Zaeka-E-Kashmir: Delving into Kashmir’s Kandurwan

At Dal Lake in Kashmir or in central Srinagar, bakeries are elaborately laid out and bakers sell various types of bread, with golden crusts and intricate, complex textures. In most Kashmiri pundit and Muslim cuisine, the main part of the meal includes rice for dinner. Bread is not part of the meal; it is only eaten with tea in the morning or at night. But there is no escaping the fact that the aroma of freshly baked bread is very attractive. This smell of baked bread wafting from the bakery, or “kandurwan” as it is known in Kashmir, is a temptation hard to resist. These are some of the most popular and common breads in Kashmiri bakeries.

Girda is a morning bread or roti that is usually served with butter and is great as a breakfast option to start your day with that delicious taste. It is a tandoor-style flatbread made with three simple ingredients: wheat flour, water, and milk, and the dough is fermented overnight. Kashmiri artisans, or “Kandurs” as they are popularly known, are skilled cooks who do their job with dexterity, speed, and a playful smile on their faces.

Bakarkhani:

Bakarkhani has a special place in Kashmiri cuisine. It is similar to a round naan in appearance, but crisp, layered, and has a hint of sesame seeds. It is usually eaten hot during breakfast. Bakarkhani has a flaky texture due to its high fat content, something like flaky puff pastry. To achieve this texture, it is cooked in a tandoor at a high temperature with a lot of fat.

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Kulcha:

Kulcha is a favorite flatbread across India, and Kashmir is no different. Pair it with some butter chicken and you have the most delicious meal that hardly ever goes wrong! It is usually covered with poppy seeds and has a nice, even color with a crisp, hard but flaky texture. This is accomplished by first cooking it for a while at a high temperature, then gradually decreasing it to a lower temperature. This process is kept constant by adding wood inside the tandoor and slowly cooking the kulcha for almost an hour.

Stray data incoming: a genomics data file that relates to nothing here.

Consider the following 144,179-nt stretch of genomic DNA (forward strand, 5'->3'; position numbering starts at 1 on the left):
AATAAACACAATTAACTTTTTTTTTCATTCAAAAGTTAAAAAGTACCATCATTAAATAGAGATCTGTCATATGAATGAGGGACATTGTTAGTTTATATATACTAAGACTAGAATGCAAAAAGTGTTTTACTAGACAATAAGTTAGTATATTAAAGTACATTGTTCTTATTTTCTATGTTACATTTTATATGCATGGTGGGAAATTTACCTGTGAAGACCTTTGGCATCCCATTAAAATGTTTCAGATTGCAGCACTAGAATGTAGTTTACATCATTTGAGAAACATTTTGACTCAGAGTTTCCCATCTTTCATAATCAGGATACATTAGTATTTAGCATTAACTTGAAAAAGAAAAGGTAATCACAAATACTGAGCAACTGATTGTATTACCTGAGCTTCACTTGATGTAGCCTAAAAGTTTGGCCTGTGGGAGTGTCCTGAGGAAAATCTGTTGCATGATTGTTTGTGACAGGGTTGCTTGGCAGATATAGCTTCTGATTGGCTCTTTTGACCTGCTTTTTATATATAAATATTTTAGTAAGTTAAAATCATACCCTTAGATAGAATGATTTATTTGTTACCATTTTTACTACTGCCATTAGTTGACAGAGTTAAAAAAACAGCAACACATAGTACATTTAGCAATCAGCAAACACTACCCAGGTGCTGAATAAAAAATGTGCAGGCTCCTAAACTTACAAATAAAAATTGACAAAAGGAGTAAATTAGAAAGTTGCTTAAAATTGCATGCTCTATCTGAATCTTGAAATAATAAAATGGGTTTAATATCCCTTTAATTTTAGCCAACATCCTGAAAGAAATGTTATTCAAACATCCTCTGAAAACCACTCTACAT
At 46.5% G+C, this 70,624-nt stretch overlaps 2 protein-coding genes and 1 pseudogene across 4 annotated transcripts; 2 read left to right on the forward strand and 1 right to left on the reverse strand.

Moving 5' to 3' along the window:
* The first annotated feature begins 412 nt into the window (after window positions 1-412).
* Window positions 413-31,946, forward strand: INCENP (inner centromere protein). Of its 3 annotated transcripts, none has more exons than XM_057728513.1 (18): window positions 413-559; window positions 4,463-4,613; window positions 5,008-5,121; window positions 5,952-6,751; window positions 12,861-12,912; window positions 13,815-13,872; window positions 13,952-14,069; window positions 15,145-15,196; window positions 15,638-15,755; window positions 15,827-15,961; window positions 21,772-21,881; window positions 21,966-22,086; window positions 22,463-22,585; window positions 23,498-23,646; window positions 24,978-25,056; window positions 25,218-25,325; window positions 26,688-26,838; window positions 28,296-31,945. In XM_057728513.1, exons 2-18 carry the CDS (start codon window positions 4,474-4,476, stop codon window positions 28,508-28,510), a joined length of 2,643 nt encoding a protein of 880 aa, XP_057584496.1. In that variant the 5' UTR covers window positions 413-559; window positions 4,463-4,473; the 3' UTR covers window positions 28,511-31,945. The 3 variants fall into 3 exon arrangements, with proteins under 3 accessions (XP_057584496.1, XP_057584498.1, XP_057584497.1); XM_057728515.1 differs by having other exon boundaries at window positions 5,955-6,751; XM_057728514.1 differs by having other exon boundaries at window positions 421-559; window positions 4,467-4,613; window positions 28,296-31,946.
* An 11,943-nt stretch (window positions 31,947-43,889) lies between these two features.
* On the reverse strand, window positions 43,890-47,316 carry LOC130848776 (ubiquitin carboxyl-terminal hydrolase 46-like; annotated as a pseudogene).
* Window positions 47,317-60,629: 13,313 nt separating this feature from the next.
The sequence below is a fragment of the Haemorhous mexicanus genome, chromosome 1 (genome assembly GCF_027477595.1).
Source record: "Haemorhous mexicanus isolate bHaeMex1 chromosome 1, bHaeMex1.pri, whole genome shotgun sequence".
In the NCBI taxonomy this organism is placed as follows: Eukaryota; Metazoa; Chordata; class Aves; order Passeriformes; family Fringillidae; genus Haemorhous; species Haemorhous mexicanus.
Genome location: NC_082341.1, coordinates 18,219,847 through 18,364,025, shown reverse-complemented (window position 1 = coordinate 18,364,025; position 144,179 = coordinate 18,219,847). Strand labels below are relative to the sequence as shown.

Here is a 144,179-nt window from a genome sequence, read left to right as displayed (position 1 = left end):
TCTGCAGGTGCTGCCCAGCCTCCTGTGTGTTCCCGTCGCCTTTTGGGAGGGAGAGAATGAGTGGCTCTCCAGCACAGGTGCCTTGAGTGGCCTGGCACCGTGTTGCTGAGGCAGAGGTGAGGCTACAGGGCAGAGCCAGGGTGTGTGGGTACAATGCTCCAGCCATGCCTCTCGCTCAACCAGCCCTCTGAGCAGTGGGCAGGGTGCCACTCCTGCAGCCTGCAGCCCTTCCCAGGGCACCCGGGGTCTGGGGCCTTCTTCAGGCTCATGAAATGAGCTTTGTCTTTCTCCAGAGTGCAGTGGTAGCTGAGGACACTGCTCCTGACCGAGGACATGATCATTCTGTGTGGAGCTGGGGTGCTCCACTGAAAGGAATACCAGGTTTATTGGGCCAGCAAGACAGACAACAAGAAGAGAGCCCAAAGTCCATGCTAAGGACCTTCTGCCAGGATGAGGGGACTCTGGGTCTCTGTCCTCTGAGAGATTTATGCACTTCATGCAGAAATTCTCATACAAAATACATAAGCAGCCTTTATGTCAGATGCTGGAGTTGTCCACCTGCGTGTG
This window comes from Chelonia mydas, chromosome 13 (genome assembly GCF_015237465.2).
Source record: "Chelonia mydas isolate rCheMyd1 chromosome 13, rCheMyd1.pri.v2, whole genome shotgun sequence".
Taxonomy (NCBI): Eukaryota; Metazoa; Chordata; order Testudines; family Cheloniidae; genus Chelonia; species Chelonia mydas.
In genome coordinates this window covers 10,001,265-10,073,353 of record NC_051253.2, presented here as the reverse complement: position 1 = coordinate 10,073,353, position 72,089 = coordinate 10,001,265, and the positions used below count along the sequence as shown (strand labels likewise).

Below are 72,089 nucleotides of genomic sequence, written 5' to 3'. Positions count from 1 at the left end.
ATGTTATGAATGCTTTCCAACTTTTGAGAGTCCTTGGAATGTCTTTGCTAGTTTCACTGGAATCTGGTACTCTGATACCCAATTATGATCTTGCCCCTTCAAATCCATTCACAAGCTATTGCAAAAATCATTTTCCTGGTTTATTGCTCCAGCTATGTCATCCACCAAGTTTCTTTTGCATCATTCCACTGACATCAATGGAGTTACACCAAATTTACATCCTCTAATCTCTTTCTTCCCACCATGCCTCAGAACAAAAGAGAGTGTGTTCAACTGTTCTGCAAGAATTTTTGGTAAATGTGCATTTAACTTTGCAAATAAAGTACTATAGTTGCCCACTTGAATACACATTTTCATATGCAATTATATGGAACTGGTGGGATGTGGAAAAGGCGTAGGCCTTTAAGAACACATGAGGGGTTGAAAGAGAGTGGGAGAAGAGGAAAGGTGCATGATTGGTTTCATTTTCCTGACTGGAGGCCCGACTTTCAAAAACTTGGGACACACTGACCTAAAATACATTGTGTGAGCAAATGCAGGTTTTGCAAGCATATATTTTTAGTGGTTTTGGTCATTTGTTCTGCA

Shirmal/Transparent:

Shirmal is a slightly sweet naan made from maida or refined flour. Traditionally, it was made as a roti or chapatti. However, these days it is prepared like a naan, save for a few modifications to the recipe. The warm water in the naan recipe is replaced with warm milk sweetened with sugar and flavored with saffron and cardamom. It is then leavened or leavened with yeast and baked in a tandoor or oven. The final shirmal does not differ in part from a Danish pastry in appearance.

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Lavas or flatbread is the Kashmiri version of pita bread. The crunchy version of lavas can be eaten with chutneys or jams, and its softer cousin can be used to wrap meat or chickpeas, similar to a tortilla.x

Chochwor:

Chochwor is yeast-leavened bread sprinkled with white sesame seeds, usually with a hole in the middle. It is simply the local version of a bagel eaten during tea time called “Nun chai” or namkeen tea.

Road:

Roath is essentially bread baked on a flat baking sheet with dried fruit. It has the soft texture of a sponge cake. In addition to being a delicious delicacy, roath also has cultural significance. It is part of many festivities and celebrations, the most important being the announcement of the arrival of the “new girlfriend” in the neighborhood. It is presented as a gift from the bride’s side to the groom’s side. The wedding road is usually huge, usually a meter or more in length and width.

For someone interested in learning about the culture of Kashmir, or anywhere, food offers interesting starting points. Breads in Kashmir can be homemade, store-bought, or made in traditional bakeries. Having fresh bread on a cold winter morning with a cup of hot tea is just phenomenal, especially in the temperate location and climate of Kashmir. The earthy aroma and flavor of tawa baked bread are simply irreplaceable. Ultimately, however, it is the grace of the kandurs that add that special and magical touch to the food, making it extremely tempting and appetizing.

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